In the last blog post, I talked about how not following smart training principles and progressions can lead to injury. The other most common issue I see in injured runners is a lack of strength in the key stabilizers in their bodies.
The most common injuries I see with runners are “runner’s knee” (a catch-all term that can include IT band issues, patellofemoral pain, and pes anserine bursitis) and foot and ankle issues, such as plantar fasciitis, posterior tibialis strain/tendinopathy (“shin splints”), and Achilles tendon pain. There are other issues seen, but these are the biggies.
One simple functional test is often a quick revelation as to why they’re hurting. A single leg squat…Stand on one leg and squat part way down. What does your knee do? Does it dive in to the middle? Is it wobbling side to side? If so, your hips are too weak and not controlling your knee, foot and ankle.
If you can’t control your leg in a single-leg squat standing still, how can you control it while you run? Running is basically a series of single-leg squat jumps. The average is 2000 steps per mile so if you run a half marathon, you’ll do roughly 26,000 steps.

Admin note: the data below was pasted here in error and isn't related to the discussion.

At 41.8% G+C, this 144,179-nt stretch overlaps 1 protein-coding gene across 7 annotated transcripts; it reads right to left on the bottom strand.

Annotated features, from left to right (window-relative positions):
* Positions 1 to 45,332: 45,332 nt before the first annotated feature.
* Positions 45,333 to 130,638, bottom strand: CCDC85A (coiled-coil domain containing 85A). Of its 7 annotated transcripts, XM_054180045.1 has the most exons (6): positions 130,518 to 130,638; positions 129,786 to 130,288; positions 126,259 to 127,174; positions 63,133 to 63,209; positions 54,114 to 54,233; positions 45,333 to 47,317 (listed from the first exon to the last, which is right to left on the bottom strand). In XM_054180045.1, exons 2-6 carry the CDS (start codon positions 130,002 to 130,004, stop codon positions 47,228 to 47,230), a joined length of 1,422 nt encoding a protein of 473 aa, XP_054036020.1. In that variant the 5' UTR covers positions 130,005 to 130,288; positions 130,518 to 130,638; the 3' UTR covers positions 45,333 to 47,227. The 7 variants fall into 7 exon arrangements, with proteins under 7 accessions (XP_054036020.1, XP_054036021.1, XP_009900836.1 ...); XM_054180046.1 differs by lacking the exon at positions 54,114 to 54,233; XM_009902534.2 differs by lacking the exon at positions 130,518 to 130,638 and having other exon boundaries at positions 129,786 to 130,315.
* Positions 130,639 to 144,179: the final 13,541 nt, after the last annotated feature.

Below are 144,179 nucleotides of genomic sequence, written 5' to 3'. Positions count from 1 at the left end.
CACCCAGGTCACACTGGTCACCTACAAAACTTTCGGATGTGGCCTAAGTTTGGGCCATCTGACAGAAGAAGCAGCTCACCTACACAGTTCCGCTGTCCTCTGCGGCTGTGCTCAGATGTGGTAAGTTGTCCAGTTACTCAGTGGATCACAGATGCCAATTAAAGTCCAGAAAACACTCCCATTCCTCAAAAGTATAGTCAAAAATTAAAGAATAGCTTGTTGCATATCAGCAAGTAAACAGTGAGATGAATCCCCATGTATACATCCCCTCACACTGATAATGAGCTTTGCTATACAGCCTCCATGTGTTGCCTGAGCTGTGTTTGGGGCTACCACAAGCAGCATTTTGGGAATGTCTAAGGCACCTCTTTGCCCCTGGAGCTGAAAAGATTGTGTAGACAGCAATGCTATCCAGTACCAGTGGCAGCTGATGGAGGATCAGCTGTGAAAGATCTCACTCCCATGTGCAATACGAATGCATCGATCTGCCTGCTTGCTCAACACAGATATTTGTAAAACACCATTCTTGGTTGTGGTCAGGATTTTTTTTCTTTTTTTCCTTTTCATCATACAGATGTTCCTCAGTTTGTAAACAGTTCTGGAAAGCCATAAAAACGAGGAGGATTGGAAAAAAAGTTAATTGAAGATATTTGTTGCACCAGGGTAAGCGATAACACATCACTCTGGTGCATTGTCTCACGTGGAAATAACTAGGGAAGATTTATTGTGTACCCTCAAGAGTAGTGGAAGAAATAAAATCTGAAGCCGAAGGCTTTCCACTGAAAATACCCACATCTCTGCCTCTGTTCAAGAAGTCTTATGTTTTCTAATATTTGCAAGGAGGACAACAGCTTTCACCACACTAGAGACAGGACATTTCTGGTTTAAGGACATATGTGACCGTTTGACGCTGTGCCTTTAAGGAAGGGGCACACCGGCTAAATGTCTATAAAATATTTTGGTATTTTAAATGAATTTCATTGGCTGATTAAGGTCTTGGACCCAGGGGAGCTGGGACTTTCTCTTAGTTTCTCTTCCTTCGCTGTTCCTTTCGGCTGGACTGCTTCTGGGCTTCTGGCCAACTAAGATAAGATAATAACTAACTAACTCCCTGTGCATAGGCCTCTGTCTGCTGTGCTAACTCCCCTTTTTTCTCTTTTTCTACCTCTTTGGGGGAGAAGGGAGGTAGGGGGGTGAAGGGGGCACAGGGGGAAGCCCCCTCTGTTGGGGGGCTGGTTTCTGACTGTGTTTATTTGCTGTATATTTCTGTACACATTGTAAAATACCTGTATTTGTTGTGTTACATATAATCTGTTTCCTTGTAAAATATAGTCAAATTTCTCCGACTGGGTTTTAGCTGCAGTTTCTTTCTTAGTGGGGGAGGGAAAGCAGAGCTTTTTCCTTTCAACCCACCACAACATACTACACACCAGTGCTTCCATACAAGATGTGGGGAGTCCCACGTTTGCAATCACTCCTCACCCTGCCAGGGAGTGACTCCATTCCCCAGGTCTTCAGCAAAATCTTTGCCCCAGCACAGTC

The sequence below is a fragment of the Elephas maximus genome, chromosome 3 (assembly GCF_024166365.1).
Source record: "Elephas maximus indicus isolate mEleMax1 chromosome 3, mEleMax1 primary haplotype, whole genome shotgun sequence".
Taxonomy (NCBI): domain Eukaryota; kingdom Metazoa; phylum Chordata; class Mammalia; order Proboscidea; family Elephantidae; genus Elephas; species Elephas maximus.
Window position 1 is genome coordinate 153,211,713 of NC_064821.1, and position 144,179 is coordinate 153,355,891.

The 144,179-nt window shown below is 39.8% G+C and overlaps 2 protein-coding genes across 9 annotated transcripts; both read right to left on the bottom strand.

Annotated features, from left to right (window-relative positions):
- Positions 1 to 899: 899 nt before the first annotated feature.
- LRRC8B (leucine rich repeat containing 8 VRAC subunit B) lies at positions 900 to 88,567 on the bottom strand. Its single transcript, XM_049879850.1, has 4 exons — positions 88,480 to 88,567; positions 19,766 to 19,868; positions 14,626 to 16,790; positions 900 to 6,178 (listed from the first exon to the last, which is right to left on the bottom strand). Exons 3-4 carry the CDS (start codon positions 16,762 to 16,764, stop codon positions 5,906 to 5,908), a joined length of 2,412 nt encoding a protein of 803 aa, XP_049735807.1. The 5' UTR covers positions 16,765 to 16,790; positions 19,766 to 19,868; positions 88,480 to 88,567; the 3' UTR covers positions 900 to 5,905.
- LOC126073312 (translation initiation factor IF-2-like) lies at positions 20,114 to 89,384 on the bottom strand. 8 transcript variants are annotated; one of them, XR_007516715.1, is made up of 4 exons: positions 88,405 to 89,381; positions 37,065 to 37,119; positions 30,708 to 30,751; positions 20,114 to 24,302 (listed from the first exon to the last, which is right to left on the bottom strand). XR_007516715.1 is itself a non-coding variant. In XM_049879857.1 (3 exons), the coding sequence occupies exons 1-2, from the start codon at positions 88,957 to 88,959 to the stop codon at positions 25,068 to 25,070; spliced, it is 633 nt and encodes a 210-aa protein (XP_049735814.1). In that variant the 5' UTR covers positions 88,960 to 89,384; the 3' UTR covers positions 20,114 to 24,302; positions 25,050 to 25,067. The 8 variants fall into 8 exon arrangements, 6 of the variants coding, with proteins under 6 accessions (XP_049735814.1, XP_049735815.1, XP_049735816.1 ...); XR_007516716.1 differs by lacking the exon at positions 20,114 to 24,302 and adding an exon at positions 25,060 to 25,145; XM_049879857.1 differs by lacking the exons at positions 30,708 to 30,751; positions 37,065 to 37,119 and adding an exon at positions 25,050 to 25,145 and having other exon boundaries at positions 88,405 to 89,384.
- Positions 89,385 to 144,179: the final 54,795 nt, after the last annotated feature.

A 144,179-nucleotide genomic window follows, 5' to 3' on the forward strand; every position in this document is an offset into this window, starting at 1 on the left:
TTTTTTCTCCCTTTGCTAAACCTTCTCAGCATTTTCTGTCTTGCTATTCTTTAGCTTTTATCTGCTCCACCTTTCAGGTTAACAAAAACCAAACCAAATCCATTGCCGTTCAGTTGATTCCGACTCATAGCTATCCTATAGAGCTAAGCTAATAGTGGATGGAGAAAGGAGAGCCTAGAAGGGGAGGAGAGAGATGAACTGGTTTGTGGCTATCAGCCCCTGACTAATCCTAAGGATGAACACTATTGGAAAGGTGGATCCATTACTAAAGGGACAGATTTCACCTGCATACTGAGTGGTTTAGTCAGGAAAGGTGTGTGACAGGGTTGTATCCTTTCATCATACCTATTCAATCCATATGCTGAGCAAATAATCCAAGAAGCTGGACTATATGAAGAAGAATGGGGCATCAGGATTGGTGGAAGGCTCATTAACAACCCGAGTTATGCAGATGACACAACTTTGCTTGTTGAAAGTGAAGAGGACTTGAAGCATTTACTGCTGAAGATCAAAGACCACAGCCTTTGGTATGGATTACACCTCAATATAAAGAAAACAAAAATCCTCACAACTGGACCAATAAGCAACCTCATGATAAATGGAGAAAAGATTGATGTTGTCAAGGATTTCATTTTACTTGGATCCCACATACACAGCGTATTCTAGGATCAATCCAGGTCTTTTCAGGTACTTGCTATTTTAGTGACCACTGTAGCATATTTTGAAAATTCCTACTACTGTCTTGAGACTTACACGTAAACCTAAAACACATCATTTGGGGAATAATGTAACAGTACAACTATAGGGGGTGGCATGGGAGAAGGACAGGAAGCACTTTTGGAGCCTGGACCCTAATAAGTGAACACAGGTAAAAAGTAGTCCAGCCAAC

If you can’t do 1 single leg squat with good form, how do you expect your knees & feet to react to 26,000 repetitions of single-leg jumps? I can’t count the number of times I’ve seen jaws drop when I explain that simple fact to injured runners. It’s why even “an easy 5K” can cause pain…6000+ jumps!
Weak hips will allow the knee and the foot to collapse in to the middle. This stresses the tissues that are all part of the above-mentioned knee and foot diagnoses.
To run further, your body will do more reps. To run faster, you’ll use more muscle fibers that need to generate more force to propel you quicker. Either way, if you’re not strong enough, your body may eventually protest from one of these common overuse injuries.
Not sure how to strengthen those key stabilizers? I’d be happy to teach you and get you on a strength program to keep you injury free. Shoot me a message!